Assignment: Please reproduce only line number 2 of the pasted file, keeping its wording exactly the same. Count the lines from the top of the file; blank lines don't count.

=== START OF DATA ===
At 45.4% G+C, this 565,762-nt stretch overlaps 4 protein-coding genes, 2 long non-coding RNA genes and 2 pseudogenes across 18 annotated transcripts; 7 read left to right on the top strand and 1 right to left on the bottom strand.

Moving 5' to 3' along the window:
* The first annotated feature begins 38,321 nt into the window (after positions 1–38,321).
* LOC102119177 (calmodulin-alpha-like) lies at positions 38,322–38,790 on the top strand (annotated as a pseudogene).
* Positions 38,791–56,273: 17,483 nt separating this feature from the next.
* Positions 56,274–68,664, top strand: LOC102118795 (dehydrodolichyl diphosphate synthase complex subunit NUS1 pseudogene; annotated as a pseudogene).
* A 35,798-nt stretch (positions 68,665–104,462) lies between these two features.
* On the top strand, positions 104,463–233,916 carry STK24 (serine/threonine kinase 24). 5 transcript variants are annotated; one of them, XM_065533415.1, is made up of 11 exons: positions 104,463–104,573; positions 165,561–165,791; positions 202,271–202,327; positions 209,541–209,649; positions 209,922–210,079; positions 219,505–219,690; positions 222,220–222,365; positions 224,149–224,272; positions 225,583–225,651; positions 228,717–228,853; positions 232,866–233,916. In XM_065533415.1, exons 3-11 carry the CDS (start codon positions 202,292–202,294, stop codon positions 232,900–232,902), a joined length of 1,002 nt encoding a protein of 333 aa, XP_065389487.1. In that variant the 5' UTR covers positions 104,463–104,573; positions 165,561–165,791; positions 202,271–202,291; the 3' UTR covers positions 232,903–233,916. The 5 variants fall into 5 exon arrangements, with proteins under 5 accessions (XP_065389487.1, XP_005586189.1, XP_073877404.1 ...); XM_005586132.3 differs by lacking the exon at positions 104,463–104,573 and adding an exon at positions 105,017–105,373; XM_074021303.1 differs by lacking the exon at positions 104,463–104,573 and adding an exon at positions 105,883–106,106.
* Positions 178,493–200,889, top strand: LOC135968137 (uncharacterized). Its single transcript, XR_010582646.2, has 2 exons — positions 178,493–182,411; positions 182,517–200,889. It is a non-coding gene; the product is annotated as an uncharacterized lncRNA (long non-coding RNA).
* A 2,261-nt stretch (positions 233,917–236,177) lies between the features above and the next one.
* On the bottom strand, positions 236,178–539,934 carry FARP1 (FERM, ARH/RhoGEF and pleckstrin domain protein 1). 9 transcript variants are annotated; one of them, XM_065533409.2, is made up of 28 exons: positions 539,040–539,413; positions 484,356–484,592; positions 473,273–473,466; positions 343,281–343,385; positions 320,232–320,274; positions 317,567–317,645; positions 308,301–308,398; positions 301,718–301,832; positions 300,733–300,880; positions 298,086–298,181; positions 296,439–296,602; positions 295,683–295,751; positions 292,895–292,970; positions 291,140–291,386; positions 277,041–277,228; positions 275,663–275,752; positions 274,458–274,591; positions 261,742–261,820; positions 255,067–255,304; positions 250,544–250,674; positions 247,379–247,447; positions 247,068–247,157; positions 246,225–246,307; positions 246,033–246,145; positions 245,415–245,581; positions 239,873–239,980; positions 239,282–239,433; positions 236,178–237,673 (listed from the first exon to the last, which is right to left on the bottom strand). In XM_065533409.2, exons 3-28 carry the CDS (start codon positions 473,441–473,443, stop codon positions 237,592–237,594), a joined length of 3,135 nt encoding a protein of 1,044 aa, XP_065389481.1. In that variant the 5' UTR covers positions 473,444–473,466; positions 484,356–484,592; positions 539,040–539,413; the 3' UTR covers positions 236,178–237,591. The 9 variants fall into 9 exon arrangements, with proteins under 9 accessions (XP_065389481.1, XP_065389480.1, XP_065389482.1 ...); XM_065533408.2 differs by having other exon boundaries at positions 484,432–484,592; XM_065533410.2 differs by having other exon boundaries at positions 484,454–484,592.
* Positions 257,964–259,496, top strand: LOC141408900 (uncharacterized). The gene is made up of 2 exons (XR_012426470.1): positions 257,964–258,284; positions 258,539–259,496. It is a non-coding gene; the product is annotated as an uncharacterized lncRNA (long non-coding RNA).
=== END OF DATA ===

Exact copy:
Moving 5' to 3' along the window: